The Nobel Prize in Physiology or Medicine 2006 was awarded jointly to silencing by double-stranded RNA".
Andrew Fire and Craig Mello studied regulation of gene expression in the nematode Caenorhabditis elegans. They found that injecting mRNA which coded for a muscle protein did not change the worms' behaviour. Injecting complementary 'antisense' RNA, which could pair with the original 'sense' RNA also had no effect, but when the 'sense' and 'antisense' double RNA strand were injected together, the worms' behaviour changed. They displayed twitching movements, similar to those noted in worms without the gene for the muscle protein.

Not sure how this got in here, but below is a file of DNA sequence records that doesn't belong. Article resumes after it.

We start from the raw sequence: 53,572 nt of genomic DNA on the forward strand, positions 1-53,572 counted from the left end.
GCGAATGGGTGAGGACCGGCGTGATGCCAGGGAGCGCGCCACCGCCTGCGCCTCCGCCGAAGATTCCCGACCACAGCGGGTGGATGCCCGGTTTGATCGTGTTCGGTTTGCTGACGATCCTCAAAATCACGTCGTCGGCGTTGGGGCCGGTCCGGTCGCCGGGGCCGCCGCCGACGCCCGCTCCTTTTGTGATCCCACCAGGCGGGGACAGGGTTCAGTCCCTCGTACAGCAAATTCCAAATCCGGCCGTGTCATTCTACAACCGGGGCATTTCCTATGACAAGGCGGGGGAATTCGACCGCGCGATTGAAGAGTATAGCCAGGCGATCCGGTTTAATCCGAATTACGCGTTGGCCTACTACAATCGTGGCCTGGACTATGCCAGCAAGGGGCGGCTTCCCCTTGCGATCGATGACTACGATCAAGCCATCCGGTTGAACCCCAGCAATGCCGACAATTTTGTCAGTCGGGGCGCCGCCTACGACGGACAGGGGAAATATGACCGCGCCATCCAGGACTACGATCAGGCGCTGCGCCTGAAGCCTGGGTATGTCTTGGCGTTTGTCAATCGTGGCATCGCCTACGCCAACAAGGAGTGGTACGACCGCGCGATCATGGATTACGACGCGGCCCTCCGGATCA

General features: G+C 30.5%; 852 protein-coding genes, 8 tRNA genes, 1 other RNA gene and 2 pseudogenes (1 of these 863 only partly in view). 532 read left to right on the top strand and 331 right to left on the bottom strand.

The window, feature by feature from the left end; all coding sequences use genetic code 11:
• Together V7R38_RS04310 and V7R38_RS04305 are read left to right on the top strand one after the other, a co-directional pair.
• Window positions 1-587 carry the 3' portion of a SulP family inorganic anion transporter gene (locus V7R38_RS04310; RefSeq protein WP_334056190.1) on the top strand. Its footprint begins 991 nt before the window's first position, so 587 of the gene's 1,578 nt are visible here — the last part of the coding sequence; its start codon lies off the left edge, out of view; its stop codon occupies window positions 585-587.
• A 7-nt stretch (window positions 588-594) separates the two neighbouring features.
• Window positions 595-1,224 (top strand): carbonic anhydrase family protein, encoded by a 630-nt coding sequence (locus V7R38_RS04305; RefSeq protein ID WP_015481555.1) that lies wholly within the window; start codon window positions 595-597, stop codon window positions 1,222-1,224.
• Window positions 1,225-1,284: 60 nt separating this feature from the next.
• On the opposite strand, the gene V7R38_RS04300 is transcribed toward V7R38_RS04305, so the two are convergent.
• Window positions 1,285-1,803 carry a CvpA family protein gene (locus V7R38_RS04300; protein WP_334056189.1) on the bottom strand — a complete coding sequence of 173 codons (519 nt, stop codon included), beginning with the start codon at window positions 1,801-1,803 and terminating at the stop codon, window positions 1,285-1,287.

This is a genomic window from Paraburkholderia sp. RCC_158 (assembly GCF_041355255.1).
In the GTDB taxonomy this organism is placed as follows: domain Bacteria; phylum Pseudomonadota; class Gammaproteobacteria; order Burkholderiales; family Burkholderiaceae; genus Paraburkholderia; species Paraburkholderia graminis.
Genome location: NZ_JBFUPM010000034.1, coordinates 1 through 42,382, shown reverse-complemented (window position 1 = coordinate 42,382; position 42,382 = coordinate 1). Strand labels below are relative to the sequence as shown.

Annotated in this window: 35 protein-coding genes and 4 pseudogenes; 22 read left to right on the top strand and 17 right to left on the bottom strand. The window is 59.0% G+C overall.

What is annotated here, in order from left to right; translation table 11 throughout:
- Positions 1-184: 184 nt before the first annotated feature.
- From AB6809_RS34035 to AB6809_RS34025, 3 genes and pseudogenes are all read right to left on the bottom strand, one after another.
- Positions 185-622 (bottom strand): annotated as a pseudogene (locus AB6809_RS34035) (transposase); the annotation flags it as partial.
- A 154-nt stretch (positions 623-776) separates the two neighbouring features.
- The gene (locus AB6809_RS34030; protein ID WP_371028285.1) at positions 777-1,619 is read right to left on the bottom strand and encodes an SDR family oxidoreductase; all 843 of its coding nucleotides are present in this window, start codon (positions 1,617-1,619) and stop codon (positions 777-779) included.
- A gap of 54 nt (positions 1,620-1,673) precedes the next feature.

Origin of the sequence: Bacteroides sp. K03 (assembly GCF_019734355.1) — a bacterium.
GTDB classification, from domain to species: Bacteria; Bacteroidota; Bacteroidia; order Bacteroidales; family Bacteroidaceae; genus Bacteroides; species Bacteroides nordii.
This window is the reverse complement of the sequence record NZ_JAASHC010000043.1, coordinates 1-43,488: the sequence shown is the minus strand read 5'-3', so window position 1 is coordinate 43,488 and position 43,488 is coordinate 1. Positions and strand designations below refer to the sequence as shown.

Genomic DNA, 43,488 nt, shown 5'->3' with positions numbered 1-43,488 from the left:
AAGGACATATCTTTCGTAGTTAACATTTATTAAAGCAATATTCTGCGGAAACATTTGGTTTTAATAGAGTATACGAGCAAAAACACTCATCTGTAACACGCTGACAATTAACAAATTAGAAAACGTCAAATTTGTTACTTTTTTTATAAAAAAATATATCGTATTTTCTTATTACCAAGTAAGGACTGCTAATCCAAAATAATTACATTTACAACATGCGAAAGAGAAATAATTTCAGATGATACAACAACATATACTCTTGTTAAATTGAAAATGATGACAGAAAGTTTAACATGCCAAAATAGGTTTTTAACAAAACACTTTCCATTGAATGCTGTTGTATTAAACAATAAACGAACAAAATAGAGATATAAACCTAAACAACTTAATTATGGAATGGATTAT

In 1998 they published their method of degrading mRNA from a particular gene. Their technique, RNA interference (RNAi), used double-stranded RNA molecules - sense and antisense pairs of RNA. These activated biochemical mechanisms in a cell that destroyed mRNA with the same code. When the mRNA was destroyed, the particuar gene it related to was 'silenced'.
RNAi occurs naturally in plants and animals, regulating gene expression, and helping to control viruses. This process is now used as a scientific method to silence genes in adult worms in order to study their function.